We have seen over the last few weeks an incredible amount of union outrage, fervor, and bussed in agitation and rhetoric aimed not at some mean nasty corporation BUT AT THE PEOPLE OF WISCONSIN. The issue is the union supporters' unwillingness to allow any changes to collective bargaining for government employees.
First a bit of history. As the industrial revolution began to spread about the country, there was a need for some effective mechanism to protect worker interests (including health, safety and working conditions). Thus, private sectors unions were born and filled this role. Using collective bargaining agreements, various working conditions, pay issues, and safety concerns were addressed. Over the years however, many of these original drivers for union representation have been supplanted by state and federal statutes and regulations. Among these are State & Federal Fair Labor Laws, OSHA (Safety), Civil Rights Act, and Employee Retirement Income Security Laws (ERISA). Reflecting these legal protections the need for and attendance in private sector unions has been dropping steadily. Another aspect of this drop is the consistent willingness of union management to back democratic candidates with the arbitrary use of the workers dues regardless of the political predilections of the workers themselves.
But why government sector unions and the related application of collective bargaining? None other than progressive icon Franklin Delano Roosevelt spoke against this avenue of union expansion when he said:
"All Government employees should realize that the process of collective bargaining, as usually understood, cannot be transplanted into the public service. It has its distinct and insurmountable limitations when applied to public personnel management. The very nature and purposes of Government make it impossible for administrative officials to represent fully or to bind the employer in mutual discussions with Government employee organizations. The employer is the whole people, who speak by means of laws enacted by their representatives in Congress. Accordingly, administrative officials and employees alike are governed and guided, and in many instances restricted, by laws which establish policies, procedures, or rules in personnel matters.
Particularly, I want to emphasize my conviction that militant tactics have no place in the functions of any organization of Government employees. Upon employees in the Federal service rests the obligation to serve the whole people, whose interests and welfare require orderliness and continuity in the conduct of Government activities. This obligation is paramount. Since their own services have to do with the functioning of the Government, a strike of public employees manifests nothing less than an intent on their part to prevent or obstruct the operations of Government until their demands are satisfied. Such action, looking toward the paralysis of Government by those who have sworn to support it, is unthinkable and intolerable.“ FDR [Letter on the Resolution of Federation of Federal Employees Against Strikes in Federal Service August 16, 1937]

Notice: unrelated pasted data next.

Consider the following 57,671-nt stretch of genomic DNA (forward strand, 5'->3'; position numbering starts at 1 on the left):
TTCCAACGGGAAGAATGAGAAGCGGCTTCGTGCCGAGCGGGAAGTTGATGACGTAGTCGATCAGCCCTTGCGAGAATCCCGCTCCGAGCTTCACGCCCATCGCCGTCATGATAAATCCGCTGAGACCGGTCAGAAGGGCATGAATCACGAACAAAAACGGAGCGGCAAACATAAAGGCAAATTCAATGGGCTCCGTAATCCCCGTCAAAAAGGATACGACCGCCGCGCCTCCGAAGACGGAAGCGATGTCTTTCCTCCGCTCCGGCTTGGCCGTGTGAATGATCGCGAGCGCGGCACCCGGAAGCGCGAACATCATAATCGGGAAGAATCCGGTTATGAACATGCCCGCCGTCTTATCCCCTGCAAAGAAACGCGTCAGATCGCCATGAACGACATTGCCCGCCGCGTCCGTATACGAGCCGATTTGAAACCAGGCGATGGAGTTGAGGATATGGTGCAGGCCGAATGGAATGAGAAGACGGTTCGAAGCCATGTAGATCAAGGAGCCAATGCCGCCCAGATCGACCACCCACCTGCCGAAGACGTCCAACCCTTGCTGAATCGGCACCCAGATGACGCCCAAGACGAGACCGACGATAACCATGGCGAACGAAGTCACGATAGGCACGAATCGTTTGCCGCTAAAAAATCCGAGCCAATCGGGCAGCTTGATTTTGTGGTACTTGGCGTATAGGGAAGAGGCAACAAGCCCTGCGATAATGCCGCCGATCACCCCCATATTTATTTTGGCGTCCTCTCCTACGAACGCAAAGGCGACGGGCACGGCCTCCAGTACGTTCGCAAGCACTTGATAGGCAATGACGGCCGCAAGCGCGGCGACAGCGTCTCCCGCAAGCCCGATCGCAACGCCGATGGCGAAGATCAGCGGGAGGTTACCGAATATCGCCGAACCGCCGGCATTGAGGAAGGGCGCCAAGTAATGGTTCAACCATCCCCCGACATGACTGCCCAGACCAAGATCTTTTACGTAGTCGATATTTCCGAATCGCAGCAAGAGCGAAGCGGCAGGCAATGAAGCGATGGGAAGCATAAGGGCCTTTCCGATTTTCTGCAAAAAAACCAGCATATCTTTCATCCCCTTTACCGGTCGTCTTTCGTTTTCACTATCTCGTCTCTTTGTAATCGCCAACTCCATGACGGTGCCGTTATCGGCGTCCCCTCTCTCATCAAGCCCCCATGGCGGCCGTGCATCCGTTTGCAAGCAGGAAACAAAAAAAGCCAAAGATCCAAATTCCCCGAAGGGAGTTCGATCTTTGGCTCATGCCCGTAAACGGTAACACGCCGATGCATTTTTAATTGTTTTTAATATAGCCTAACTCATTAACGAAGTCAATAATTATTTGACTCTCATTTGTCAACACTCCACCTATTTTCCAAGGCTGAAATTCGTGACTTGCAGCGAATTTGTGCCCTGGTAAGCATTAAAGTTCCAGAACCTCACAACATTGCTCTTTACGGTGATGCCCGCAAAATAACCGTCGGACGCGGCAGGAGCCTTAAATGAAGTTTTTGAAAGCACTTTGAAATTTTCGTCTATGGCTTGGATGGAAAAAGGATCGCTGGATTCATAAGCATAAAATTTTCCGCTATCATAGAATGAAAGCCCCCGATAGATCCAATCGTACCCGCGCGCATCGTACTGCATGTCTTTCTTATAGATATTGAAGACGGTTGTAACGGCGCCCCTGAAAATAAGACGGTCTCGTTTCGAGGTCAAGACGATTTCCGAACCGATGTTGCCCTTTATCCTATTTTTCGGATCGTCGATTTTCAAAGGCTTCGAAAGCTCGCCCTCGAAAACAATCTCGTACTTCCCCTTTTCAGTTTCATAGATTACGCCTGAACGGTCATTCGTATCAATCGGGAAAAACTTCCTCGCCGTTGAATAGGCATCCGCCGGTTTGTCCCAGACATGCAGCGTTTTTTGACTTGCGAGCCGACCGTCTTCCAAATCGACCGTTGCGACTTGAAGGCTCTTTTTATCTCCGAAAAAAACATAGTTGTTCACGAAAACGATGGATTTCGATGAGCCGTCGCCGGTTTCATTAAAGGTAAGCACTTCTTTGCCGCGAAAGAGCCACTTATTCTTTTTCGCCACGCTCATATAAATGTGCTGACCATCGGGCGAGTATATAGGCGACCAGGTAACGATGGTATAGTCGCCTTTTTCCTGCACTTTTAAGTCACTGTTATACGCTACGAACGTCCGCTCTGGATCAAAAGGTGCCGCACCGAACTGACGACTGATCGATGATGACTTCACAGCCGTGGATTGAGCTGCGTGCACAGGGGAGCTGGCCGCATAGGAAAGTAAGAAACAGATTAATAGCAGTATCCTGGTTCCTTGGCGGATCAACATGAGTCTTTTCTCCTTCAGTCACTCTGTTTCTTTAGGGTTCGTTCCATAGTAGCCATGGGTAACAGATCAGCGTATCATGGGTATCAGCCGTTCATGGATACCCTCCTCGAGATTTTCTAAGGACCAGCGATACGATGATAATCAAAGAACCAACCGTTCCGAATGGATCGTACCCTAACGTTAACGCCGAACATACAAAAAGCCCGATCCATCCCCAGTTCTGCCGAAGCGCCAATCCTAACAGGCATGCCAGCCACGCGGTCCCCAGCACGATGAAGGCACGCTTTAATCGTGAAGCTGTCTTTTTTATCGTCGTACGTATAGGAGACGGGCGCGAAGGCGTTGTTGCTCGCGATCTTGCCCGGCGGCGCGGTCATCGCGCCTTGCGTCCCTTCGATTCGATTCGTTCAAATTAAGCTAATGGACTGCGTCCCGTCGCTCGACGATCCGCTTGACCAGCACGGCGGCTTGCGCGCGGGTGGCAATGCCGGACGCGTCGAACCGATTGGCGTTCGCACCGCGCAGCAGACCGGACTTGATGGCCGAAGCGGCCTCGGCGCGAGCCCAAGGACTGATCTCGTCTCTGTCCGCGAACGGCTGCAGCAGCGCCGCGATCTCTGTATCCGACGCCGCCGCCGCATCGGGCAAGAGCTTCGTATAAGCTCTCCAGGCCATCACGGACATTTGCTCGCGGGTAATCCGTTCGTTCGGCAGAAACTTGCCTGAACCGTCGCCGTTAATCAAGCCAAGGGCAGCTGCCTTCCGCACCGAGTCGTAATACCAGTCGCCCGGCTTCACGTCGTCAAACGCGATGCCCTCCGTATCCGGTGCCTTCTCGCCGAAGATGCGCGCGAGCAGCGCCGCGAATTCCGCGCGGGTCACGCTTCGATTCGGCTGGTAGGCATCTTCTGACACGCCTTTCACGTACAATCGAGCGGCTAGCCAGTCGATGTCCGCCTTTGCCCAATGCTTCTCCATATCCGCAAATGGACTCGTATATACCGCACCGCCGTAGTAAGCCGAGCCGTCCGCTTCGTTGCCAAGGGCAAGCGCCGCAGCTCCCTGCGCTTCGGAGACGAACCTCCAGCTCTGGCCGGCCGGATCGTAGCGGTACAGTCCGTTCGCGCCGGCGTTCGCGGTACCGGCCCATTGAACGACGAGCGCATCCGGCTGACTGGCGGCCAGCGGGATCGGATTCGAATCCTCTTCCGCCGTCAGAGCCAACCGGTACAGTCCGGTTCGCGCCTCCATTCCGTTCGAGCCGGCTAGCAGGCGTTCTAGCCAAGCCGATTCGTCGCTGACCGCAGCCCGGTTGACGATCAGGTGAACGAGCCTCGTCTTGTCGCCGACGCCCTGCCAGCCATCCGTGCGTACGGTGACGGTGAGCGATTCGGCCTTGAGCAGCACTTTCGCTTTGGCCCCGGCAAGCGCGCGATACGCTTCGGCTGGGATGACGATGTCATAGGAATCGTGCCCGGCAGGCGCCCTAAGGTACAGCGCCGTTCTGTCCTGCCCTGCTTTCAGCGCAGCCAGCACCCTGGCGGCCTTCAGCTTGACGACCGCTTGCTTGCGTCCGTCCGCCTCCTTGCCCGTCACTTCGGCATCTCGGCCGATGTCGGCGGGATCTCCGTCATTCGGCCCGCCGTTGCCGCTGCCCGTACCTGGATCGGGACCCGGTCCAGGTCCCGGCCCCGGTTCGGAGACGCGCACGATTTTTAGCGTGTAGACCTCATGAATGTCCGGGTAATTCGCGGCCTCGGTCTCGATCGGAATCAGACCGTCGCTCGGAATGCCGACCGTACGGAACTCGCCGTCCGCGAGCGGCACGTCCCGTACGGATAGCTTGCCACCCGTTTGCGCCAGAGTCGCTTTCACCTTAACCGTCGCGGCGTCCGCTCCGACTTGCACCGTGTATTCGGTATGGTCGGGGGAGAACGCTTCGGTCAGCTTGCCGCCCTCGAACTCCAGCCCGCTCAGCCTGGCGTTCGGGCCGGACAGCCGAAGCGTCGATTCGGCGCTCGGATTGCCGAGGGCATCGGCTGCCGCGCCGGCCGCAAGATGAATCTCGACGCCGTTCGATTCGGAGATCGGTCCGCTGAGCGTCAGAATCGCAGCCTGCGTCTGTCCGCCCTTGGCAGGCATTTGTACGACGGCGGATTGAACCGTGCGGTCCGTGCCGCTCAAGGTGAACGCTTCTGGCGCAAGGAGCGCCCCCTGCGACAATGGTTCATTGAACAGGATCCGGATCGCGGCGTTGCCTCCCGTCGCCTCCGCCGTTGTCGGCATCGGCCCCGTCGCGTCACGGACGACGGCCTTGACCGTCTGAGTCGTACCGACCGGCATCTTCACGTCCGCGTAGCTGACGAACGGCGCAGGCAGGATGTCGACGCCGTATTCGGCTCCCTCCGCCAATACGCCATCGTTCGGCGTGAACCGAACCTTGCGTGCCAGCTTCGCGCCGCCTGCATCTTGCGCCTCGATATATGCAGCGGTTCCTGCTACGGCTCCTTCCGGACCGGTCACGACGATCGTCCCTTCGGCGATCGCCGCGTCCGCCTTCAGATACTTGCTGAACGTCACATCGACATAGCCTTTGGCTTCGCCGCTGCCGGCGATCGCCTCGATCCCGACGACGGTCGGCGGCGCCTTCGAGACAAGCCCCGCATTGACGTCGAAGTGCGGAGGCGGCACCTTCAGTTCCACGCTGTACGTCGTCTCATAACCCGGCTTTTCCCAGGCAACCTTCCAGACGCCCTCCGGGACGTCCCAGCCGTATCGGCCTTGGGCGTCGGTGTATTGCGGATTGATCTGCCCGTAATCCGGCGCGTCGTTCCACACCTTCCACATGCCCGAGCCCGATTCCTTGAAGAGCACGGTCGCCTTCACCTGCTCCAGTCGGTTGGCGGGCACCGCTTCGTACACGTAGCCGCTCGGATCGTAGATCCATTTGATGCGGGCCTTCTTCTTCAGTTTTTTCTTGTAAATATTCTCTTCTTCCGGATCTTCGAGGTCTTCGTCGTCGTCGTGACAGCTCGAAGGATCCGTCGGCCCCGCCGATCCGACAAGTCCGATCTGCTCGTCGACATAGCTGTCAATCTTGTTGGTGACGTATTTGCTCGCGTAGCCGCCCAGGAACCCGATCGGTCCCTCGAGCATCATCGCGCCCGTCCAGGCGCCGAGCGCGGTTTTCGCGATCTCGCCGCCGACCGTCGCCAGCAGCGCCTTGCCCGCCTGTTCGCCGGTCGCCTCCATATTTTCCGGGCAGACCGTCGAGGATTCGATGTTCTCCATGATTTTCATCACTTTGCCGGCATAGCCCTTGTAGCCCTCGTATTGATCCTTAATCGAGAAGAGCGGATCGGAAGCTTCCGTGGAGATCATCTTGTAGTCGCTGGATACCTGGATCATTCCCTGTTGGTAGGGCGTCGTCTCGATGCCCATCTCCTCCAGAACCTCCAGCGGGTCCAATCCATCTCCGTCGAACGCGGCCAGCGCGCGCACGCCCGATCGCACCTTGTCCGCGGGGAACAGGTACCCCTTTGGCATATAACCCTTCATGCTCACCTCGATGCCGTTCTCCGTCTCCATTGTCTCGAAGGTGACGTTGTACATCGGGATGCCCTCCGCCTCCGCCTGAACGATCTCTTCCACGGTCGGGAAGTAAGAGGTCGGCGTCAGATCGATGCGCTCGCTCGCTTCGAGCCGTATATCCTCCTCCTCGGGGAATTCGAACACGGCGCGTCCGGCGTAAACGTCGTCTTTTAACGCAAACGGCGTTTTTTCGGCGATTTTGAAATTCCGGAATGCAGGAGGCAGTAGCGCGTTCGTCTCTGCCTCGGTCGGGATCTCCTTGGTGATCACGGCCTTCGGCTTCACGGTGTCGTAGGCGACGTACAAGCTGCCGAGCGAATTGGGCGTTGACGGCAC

Despite FDR's guidance, public sector unions began in NY City in the late 50s and have grown ever since. As Wikipedia summarizes, In general they [public sector unions] have shown robust growth rates, for wages and working conditions are set through negotiations with elected local and state officials. The unions' political power thus comes into play, and of course the local government cannot threaten to move elsewhere, nor is there any threat from foreign competition. This happens over and over because the discovery of a poor (or unsustainable) fiscal decision only occurs after a passage of time when the original players (who benefited from the initial decision) have moved off the stage.
In fact, beginning in 2009, there was more public sector union membership than private for the first time in US history.
The problem stems from the creation of a public sector union structure that has no effective checks and balances. It moves in only one direction - like a ratchet. Unions support those who in turn award them more benefits. Too bad about the taxpayer. Too bad that services, competency, and efficiency decline. The cycle continues without correction kicking the rock down the road into the future.
As can be seen in the attached chart, there are factors that check or mediate the wages and benefits of private sector workers. These factors must be effectively factored into private sector union bargaining agreements otherwise stagnant, unproductive, and non-competitive industries result (re: US automobile industry).
Public sector unions have used their collective bargaining ability to systematically reduce and eliminate the impact of costs, merit, and productivity measures on their salaries and benefits. Revenues(taxes) aren't directly related to union performance and there is generally no competition to public sector unions. This results in the upward spiral of wages and benefits (reflected in the rapid growth rates in public sector unions) and an unsustainable and undesirable mismatch between the pay and benefits of these workers vs. the private sector employees that pay their benefits (through taxes).
It is exactly this non-wage related collective bargaining (and the ineffective check-and-balances that stem from it) that the legislation in Wisconsin proposes to address. In response, union teachers have essentially gone on strike to protest in the capitol. Democratic lawmaker's have simply left the state to disallow the democratic process from occurring (in effect taking the process hostage). The current public sector union arrangement doesn't serve the taxpayer or the state but does serve to increase and consolidate union political power in an unreasonable and unbalanced manner. It must change.
Even FDR got this one right. Too bad our current president doesn't.